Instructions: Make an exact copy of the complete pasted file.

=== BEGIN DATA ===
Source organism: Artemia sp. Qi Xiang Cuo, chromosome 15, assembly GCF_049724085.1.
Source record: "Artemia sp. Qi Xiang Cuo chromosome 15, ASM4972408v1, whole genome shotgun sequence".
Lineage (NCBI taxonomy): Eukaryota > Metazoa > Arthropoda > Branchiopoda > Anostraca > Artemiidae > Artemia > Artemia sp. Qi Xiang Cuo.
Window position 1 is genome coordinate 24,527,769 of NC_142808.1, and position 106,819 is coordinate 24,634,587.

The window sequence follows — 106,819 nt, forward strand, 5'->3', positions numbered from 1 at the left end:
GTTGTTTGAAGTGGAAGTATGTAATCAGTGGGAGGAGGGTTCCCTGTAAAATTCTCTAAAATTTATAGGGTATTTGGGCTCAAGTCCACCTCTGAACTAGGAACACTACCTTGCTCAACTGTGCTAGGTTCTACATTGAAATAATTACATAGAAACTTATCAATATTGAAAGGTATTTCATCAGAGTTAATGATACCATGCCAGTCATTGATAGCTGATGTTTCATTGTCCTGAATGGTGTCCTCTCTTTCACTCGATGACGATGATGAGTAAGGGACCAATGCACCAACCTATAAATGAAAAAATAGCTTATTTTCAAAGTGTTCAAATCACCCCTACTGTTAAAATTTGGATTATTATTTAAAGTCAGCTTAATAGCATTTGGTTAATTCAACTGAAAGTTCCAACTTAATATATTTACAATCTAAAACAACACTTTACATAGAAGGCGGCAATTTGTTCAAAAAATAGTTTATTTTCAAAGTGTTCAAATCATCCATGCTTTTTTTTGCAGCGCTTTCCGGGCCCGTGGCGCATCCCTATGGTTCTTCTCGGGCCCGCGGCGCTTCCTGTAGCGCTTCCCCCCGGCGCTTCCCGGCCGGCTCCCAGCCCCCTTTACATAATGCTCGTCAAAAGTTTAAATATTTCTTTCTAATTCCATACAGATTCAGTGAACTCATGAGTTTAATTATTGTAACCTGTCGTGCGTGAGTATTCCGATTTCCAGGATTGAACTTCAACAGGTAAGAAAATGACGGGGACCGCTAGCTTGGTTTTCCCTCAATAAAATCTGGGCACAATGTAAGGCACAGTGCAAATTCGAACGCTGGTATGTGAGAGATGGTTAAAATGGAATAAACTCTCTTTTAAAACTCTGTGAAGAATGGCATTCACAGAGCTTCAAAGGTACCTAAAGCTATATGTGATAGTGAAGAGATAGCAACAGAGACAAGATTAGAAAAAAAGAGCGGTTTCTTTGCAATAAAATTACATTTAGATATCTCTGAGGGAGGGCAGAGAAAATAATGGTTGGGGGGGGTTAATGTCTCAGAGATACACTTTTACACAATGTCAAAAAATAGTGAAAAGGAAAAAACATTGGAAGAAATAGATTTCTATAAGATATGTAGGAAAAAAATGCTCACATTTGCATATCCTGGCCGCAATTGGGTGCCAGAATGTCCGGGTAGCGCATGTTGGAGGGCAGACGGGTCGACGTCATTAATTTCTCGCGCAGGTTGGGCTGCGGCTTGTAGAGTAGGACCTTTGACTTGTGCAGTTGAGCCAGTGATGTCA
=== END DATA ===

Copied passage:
Source organism: Artemia sp. Qi Xiang Cuo, chromosome 15, assembly GCF_049724085.1.
Source record: "Artemia sp. Qi Xiang Cuo chromosome 15, ASM4972408v1, whole genome shotgun sequence".
Lineage (NCBI taxonomy): Eukaryota > Metazoa > Arthropoda > Branchiopoda > Anostraca > Artemiidae > Artemia > Artemia sp. Qi Xiang Cuo.
Window position 1 is genome coordinate 24,527,769 of NC_142808.1, and position 106,819 is coordinate 24,634,587.

The window sequence follows — 106,819 nt, forward strand, 5'->3', positions numbered from 1 at the left end:
GTTGTTTGAAGTGGAAGTATGTAATCAGTGGGAGGAGGGTTCCCTGTAAAATTCTCTAAAATTTATAGGGTATTTGGGCTCAAGTCCACCTCTGAACTAGGAACACTACCTTGCTCAACTGTGCTAGGTTCTACATTGAAATAATTACATAGAAACTTATCAATATTGAAAGGTATTTCATCAGAGTTAATGATACCATGCCAGTCATTGATAGCTGATGTTTCATTGTCCTGAATGGTGTCCTCTCTTTCACTCGATGACGATGATGAGTAAGGGACCAATGCACCAACCTATAAATGAAAAAATAGCTTATTTTCAAAGTGTTCAAATCACCCCTACTGTTAAAATTTGGATTATTATTTAAAGTCAGCTTAATAGCATTTGGTTAATTCAACTGAAAGTTCCAACTTAATATATTTACAATCTAAAACAACACTTTACATAGAAGGCGGCAATTTGTTCAAAAAATAGTTTATTTTCAAAGTGTTCAAATCATCCATGCTTTTTTTTGCAGCGCTTTCCGGGCCCGTGGCGCATCCCTATGGTTCTTCTCGGGCCCGCGGCGCTTCCTGTAGCGCTTCCCCCCGGCGCTTCCCGGCCGGCTCCCAGCCCCCTTTACATAATGCTCGTCAAAAGTTTAAATATTTCTTTCTAATTCCATACAGATTCAGTGAACTCATGAGTTTAATTATTGTAACCTGTCGTGCGTGAGTATTCCGATTTCCAGGATTGAACTTCAACAGGTAAGAAAATGACGGGGACCGCTAGCTTGGTTTTCCCTCAATAAAATCTGGGCACAATGTAAGGCACAGTGCAAATTCGAACGCTGGTATGTGAGAGATGGTTAAAATGGAATAAACTCTCTTTTAAAACTCTGTGAAGAATGGCATTCACAGAGCTTCAAAGGTACCTAAAGCTATATGTGATAGTGAAGAGATAGCAACAGAGACAAGATTAGAAAAAAAGAGCGGTTTCTTTGCAATAAAATTACATTTAGATATCTCTGAGGGAGGGCAGAGAAAATAATGGTTGGGGGGGGTTAATGTCTCAGAGATACACTTTTACACAATGTCAAAAAATAGTGAAAAGGAAAAAACATTGGAAGAAATAGATTTCTATAAGATATGTAGGAAAAAAATGCTCACATTTGCATATCCTGGCCGCAATTGGGTGCCAGAATGTCCGGGTAGCGCATGTTGGAGGGCAGACGGGTCGACGTCATTAATTTCTCGCGCAGGTTGGGCTGCGGCTTGTAGAGTAGGACCTTTGACTTGTGCAGTTGAGCCAGTGATGTCA